Explaining patterns of inequality in childcare service use across 31 developed economies: A welfare state perspective
Research output: Contribution to journal › Article › Academic › peer-review
Childcare services are increasingly regarded a major policy lever to combat social inequalities in early life. Yet, it was shown that inequality in the use of childcare services is the norm rather than the exception in European and Organisation for Economic Co-operation and Development (OECD) countries. As a result, social inequalities between disadvantaged and advantaged children are likely to be reinforced instead of being narrowed. The aim of this article is to conduct a macro-level analysis exploring which welfare state characteristics are associated with inequality in childcare use. We find that government involvement in the availability, affordability and quality of service provision is related to lower levels of inequality in childcare use. The results also suggest an impact of labour market opportunities and parental leave schemes. The findings contribute to a proper understanding of the institutional mechanisms underlying inequality in childcare service use.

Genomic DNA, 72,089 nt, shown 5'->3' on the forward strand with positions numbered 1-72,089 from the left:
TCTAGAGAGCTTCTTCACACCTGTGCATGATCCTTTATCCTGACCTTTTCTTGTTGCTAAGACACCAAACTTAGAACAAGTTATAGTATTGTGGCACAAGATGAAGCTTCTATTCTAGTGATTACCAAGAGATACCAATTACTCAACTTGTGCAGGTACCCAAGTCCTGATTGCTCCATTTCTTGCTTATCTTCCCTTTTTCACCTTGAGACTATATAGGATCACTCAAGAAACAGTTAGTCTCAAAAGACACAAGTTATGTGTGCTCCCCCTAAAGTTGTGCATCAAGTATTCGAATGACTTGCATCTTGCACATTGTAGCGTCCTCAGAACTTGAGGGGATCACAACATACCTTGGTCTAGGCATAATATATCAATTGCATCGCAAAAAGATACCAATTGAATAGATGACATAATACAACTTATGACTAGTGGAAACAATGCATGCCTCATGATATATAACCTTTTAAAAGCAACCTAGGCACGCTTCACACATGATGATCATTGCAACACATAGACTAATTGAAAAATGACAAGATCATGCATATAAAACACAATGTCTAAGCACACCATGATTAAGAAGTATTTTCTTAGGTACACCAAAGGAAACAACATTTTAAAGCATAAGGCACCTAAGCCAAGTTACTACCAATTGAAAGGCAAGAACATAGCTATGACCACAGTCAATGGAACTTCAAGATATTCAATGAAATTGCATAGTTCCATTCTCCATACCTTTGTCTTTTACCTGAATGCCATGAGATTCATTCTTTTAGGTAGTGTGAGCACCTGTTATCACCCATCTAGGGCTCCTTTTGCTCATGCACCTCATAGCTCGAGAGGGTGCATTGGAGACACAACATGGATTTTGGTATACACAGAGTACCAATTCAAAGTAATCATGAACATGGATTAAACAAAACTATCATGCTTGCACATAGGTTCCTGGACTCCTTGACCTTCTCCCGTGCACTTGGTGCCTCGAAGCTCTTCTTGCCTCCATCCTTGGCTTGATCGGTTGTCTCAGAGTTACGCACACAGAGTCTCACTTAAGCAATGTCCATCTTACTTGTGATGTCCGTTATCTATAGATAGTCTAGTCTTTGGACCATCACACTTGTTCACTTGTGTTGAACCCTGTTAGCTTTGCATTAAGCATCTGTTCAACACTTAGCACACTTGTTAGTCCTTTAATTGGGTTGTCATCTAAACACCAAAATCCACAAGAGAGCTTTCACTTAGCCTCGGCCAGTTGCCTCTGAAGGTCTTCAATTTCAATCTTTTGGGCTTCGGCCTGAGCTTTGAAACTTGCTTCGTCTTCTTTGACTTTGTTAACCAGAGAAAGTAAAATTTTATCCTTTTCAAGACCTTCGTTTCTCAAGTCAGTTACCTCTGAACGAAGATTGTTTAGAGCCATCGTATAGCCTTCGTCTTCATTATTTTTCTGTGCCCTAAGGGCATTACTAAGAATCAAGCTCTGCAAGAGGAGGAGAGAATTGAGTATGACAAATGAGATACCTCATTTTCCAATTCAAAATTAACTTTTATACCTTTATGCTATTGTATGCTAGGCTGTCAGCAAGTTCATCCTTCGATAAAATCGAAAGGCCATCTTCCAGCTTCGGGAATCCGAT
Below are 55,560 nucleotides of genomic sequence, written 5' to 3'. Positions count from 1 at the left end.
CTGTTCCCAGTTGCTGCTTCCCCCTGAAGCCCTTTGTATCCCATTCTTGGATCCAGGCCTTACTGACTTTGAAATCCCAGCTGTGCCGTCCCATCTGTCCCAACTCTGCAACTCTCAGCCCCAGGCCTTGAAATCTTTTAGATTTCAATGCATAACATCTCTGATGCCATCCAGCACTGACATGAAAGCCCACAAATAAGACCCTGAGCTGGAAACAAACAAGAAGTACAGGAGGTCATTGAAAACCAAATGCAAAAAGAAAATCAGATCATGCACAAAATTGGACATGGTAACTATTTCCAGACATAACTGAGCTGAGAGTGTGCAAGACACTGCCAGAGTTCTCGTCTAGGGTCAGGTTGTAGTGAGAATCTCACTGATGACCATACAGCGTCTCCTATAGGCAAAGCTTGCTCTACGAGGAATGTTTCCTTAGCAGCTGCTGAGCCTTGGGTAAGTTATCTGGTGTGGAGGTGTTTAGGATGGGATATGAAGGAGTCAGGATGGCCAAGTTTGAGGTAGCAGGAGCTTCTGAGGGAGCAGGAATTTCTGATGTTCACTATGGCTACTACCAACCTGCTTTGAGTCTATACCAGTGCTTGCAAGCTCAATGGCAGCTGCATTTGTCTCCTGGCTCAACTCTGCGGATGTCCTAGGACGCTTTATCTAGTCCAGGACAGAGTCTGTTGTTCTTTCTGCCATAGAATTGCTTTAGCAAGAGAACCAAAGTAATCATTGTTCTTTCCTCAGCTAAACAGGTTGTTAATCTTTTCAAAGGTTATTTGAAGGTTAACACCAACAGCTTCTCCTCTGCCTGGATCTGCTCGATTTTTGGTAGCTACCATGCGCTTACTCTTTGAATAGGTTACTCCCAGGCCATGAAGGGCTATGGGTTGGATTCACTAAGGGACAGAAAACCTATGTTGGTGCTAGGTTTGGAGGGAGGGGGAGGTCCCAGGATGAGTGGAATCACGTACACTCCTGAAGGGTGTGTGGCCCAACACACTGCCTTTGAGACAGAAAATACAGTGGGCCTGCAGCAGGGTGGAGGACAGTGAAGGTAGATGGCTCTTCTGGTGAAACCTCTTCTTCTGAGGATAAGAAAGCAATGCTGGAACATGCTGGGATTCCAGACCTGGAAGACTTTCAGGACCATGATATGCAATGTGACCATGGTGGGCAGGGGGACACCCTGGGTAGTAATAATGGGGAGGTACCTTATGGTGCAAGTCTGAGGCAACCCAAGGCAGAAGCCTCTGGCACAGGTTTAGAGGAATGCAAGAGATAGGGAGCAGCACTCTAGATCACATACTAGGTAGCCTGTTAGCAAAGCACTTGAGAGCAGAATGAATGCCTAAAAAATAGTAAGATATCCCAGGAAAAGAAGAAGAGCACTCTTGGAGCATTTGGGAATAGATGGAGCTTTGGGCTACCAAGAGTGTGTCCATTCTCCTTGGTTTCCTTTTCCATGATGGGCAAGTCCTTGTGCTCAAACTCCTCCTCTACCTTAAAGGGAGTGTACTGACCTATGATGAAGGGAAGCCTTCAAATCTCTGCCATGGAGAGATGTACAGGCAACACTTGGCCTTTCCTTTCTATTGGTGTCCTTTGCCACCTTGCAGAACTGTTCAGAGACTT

- Childcare, EDUCATION, FAMILY POLICY, GENDER-ROLE ATTITUDES, LABOR-MARKET, MATERNAL EMPLOYMENT, MULTIPLE-REGRESSION, OECD COUNTRIES, SOCIAL DISTRIBUTION, SOCIOECONOMIC INEQUALITIES, WOMENS EMPLOYMENT, comparative, family policy, inequality, social investment, welfare state